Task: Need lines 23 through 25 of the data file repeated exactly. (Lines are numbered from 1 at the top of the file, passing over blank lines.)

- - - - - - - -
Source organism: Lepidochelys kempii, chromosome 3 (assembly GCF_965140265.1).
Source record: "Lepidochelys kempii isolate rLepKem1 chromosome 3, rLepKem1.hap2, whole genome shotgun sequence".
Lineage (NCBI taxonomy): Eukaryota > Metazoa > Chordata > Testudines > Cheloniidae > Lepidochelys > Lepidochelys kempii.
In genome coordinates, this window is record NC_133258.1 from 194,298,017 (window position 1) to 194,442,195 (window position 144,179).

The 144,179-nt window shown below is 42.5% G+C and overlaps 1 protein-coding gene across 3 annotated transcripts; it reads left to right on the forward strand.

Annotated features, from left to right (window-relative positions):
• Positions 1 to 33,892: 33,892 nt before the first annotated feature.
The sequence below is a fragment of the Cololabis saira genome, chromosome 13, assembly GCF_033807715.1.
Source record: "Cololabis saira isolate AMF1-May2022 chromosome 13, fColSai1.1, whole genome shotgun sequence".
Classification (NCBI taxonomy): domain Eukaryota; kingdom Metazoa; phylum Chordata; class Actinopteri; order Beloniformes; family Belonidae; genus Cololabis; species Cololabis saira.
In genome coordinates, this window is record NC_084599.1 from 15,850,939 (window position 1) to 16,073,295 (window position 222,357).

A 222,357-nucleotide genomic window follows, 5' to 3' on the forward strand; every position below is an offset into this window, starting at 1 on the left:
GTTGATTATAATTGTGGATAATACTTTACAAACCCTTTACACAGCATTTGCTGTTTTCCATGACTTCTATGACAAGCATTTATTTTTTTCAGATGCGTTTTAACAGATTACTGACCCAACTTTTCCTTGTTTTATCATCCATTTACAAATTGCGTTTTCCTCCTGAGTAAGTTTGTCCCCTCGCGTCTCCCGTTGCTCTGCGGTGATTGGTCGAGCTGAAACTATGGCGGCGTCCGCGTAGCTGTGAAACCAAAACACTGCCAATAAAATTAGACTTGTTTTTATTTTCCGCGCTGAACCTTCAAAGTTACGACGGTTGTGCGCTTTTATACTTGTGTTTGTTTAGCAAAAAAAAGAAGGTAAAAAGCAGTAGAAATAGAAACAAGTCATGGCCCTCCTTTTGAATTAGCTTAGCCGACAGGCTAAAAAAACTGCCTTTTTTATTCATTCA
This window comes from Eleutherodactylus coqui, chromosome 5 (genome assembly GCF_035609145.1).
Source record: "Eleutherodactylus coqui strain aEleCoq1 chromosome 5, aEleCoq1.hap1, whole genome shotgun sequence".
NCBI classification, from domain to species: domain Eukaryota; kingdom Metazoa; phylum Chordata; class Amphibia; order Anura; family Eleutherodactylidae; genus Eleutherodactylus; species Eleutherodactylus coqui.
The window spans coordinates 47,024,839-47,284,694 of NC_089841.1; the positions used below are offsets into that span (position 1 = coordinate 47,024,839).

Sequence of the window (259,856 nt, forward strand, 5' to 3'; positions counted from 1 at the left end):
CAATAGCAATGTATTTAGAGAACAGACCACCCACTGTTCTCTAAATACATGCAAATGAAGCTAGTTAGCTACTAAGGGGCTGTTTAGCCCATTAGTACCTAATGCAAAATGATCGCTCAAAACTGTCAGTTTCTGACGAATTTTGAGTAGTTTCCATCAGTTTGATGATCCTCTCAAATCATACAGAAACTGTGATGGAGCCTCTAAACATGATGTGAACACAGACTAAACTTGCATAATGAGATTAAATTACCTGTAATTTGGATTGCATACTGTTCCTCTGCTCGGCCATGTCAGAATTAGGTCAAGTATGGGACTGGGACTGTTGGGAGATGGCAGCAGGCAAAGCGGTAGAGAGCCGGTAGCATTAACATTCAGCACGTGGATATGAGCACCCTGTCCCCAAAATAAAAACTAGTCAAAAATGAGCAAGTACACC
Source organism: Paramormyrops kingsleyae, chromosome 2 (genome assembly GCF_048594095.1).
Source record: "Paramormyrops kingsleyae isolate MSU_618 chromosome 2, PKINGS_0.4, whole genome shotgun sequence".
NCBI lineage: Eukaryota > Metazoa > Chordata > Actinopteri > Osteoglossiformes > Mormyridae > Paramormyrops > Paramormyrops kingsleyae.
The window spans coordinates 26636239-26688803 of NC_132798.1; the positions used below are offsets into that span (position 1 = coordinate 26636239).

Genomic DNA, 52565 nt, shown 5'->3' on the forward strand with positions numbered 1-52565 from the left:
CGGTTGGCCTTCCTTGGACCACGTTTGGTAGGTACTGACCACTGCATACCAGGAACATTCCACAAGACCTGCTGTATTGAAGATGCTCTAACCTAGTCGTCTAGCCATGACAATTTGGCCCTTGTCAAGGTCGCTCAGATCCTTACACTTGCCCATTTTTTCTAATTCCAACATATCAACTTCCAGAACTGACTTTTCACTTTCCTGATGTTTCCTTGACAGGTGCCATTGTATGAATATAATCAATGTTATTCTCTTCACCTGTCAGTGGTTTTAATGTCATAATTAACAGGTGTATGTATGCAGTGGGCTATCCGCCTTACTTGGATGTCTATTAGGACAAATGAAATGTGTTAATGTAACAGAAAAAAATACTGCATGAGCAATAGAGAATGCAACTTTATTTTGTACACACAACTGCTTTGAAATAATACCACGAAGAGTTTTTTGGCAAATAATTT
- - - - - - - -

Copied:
The window spans coordinates 26636239-26688803 of NC_132798.1; the positions used below are offsets into that span (position 1 = coordinate 26636239).

Genomic DNA, 52565 nt, shown 5'->3' on the forward strand with positions numbered 1-52565 from the left:
CGGTTGGCCTTCCTTGGACCACGTTTGGTAGGTACTGACCACTGCATACCAGGAACATTCCACAAGACCTGCTGTATTGAAGATGCTCTAACCTAGTCGTCTAGCCATGACAATTTGGCCCTTGTCAAGGTCGCTCAGATCCTTACACTTGCCCATTTTTTCTAATTCCAACATATCAACTTCCAGAACTGACTTTTCACTTTCCTGATGTTTCCTTGACAGGTGCCATTGTATGAATATAATCAATGTTATTCTCTTCACCTGTCAGTGGTTTTAATGTCATAATTAACAGGTGTATGTATGCAGTGGGCTATCCGCCTTACTTGGATGTCTATTAGGACAAATGAAATGTGTTAATGTAACAGAAAAAAATACTGCATGAGCAATAGAGAATGCAACTTTATTTTGTACACACAACTGCTTTGAAATAATACCACGAAGAGTTTTTTGGCAAATAATTT